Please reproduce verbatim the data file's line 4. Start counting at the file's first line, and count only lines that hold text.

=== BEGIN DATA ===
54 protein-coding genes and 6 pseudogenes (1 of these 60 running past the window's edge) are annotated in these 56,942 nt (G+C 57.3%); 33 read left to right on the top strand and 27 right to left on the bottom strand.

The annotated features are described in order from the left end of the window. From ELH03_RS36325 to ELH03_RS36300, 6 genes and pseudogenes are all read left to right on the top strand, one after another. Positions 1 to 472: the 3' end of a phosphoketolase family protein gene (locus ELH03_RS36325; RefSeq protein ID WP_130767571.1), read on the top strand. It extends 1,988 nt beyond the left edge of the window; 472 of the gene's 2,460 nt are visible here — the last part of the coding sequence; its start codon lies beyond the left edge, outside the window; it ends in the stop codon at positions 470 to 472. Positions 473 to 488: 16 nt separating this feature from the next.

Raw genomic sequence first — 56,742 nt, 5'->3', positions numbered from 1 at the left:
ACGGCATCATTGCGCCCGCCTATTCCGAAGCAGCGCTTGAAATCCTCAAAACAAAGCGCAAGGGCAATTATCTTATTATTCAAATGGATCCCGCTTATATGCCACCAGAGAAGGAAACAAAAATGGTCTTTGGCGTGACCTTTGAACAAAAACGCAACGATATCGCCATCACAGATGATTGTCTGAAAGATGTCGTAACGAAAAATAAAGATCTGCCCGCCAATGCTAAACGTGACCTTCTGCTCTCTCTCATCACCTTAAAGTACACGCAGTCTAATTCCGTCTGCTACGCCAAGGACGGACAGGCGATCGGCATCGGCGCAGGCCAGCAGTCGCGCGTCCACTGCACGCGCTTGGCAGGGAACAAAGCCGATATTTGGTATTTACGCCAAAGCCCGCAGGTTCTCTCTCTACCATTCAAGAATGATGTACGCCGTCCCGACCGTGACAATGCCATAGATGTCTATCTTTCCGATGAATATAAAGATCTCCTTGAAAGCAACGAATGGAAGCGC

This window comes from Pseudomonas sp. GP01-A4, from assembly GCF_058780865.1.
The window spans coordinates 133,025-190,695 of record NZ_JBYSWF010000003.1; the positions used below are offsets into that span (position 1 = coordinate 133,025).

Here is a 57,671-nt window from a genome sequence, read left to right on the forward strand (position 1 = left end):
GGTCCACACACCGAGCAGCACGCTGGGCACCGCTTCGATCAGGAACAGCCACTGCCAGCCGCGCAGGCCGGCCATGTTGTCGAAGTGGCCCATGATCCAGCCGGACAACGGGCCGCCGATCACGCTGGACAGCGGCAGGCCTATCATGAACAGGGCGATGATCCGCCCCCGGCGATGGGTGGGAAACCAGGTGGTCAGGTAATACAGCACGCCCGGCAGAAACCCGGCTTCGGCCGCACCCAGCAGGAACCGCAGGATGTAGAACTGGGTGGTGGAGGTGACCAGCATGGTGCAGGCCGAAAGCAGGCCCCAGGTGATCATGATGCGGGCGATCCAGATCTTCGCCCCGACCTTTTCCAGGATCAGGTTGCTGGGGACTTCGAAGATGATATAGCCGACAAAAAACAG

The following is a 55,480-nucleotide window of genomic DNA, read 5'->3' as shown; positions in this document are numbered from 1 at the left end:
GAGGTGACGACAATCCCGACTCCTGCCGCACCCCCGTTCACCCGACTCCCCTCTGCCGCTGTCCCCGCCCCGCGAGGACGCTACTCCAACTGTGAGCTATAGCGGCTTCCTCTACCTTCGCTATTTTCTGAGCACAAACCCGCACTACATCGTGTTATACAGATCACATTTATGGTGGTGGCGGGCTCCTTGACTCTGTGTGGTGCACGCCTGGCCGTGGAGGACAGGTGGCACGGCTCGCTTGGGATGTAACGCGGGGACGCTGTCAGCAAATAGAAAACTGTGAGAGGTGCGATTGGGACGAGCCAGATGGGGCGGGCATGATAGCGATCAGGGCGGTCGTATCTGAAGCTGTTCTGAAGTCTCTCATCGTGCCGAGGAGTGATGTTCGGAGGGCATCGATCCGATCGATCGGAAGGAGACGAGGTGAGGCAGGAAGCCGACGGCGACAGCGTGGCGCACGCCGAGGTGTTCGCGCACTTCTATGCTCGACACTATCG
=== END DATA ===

ACGGCATCATTGCGCCCGCCTATTCCGAAGCAGCGCTTGAAATCCTCAAAACAAAGCGCAAGGGCAATTATCTTATTATTCAAATGGATCCCGCTTATATGCCACCAGAGAAGGAAACAAAAATGGTCTTTGGCGTGACCTTTGAACAAAAACGCAACGATATCGCCATCACAGATGATTGTCTGAAAGATGTCGTAACGAAAAATAAAGATCTGCCCGCCAATGCTAAACGTGACCTTCTGCTCTCTCTCATCACCTTAAAGTACACGCAGTCTAATTCCGTCTGCTACGCCAAGGACGGACAGGCGATCGGCATCGGCGCAGGCCAGCAGTCGCGCGTCCACTGCACGCGCTTGGCAGGGAACAAAGCCGATATTTGGTATTTACGCCAAAGCCCGCAGGTTCTCTCTCTACCATTCAAGAATGATGTACGCCGTCCCGACCGTGACAATGCCATAGATGTCTATCTTTCCGATGAATATAAAGATCTCCTTGAAAGCAACGAATGGAAGCGC